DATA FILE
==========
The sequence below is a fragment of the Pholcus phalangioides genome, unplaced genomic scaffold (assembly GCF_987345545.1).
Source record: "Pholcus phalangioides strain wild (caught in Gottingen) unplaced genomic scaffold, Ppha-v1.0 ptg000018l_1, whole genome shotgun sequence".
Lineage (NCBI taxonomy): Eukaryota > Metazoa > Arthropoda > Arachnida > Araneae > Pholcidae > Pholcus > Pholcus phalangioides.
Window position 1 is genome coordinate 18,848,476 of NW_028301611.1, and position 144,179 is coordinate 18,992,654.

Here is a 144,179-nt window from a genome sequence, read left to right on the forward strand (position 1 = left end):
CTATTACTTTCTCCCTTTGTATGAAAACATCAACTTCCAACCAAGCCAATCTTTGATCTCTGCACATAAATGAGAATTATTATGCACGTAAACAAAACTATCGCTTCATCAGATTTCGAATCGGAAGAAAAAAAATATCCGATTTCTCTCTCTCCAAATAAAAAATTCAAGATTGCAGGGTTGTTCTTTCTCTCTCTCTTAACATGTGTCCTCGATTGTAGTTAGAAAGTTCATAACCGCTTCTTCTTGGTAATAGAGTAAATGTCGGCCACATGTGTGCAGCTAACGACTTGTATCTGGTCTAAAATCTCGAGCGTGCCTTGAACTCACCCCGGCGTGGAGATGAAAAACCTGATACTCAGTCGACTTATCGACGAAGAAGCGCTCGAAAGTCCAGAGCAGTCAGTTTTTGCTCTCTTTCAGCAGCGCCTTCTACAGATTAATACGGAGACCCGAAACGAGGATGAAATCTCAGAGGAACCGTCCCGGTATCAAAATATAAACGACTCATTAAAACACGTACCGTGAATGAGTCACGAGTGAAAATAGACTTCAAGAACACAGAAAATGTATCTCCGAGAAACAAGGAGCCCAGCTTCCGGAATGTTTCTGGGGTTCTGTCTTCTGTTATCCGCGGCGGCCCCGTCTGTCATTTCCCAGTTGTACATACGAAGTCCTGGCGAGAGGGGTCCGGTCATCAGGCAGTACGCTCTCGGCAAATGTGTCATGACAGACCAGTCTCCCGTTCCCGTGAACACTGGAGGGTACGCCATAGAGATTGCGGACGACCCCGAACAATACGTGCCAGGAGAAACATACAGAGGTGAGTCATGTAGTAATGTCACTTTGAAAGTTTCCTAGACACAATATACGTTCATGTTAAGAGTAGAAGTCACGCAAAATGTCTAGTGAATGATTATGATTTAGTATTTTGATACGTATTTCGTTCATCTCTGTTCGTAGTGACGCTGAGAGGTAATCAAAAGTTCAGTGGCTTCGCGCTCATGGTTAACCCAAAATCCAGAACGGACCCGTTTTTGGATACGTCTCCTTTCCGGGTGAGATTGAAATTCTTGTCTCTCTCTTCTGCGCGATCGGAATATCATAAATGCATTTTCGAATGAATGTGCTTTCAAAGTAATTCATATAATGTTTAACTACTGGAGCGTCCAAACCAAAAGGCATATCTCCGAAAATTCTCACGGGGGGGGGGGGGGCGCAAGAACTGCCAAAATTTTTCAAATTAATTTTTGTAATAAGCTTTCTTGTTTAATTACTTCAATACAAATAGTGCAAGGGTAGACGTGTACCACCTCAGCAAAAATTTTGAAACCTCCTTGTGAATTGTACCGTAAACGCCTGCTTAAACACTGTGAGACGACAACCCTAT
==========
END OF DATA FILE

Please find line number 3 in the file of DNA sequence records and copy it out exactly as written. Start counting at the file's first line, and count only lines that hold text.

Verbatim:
Lineage (NCBI taxonomy): Eukaryota > Metazoa > Arthropoda > Arachnida > Araneae > Pholcidae > Pholcus > Pholcus phalangioides.